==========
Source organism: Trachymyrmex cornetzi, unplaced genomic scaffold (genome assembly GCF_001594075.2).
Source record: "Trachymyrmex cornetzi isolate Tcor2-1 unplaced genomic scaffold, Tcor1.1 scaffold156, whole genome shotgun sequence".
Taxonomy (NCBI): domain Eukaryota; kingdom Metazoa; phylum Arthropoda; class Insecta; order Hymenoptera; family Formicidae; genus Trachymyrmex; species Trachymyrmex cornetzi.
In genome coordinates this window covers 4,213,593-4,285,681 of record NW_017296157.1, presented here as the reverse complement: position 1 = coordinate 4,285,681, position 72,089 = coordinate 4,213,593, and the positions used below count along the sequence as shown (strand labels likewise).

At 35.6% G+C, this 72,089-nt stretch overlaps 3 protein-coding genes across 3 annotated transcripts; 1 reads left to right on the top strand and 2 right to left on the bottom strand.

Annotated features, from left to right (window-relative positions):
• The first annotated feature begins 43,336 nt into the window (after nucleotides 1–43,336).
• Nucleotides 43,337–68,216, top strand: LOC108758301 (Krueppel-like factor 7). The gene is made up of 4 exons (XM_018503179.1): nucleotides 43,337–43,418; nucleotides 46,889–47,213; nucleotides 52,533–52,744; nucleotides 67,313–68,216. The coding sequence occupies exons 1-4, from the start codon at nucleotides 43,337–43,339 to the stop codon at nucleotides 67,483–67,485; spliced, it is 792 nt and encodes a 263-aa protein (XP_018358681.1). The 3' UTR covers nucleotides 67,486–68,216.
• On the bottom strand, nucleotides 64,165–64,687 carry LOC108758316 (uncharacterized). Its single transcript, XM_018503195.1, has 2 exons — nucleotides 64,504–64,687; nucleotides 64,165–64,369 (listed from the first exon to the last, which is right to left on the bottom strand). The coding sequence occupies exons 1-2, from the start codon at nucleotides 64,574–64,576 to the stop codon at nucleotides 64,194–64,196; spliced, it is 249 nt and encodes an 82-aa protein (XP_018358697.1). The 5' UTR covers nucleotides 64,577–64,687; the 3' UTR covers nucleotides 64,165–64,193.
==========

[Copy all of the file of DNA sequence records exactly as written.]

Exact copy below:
Source organism: Trachymyrmex cornetzi, unplaced genomic scaffold (genome assembly GCF_001594075.2).
Source record: "Trachymyrmex cornetzi isolate Tcor2-1 unplaced genomic scaffold, Tcor1.1 scaffold156, whole genome shotgun sequence".
Taxonomy (NCBI): domain Eukaryota; kingdom Metazoa; phylum Arthropoda; class Insecta; order Hymenoptera; family Formicidae; genus Trachymyrmex; species Trachymyrmex cornetzi.
In genome coordinates this window covers 4,213,593-4,285,681 of record NW_017296157.1, presented here as the reverse complement: position 1 = coordinate 4,285,681, position 72,089 = coordinate 4,213,593, and the positions used below count along the sequence as shown (strand labels likewise).

At 35.6% G+C, this 72,089-nt stretch overlaps 3 protein-coding genes across 3 annotated transcripts; 1 reads left to right on the top strand and 2 right to left on the bottom strand.

Annotated features, from left to right (window-relative positions):
• The first annotated feature begins 43,336 nt into the window (after nucleotides 1–43,336).
• Nucleotides 43,337–68,216, top strand: LOC108758301 (Krueppel-like factor 7). The gene is made up of 4 exons (XM_018503179.1): nucleotides 43,337–43,418; nucleotides 46,889–47,213; nucleotides 52,533–52,744; nucleotides 67,313–68,216. The coding sequence occupies exons 1-4, from the start codon at nucleotides 43,337–43,339 to the stop codon at nucleotides 67,483–67,485; spliced, it is 792 nt and encodes a 263-aa protein (XP_018358681.1). The 3' UTR covers nucleotides 67,486–68,216.
• On the bottom strand, nucleotides 64,165–64,687 carry LOC108758316 (uncharacterized). Its single transcript, XM_018503195.1, has 2 exons — nucleotides 64,504–64,687; nucleotides 64,165–64,369 (listed from the first exon to the last, which is right to left on the bottom strand). The coding sequence occupies exons 1-2, from the start codon at nucleotides 64,574–64,576 to the stop codon at nucleotides 64,194–64,196; spliced, it is 249 nt and encodes an 82-aa protein (XP_018358697.1). The 5' UTR covers nucleotides 64,577–64,687; the 3' UTR covers nucleotides 64,165–64,193.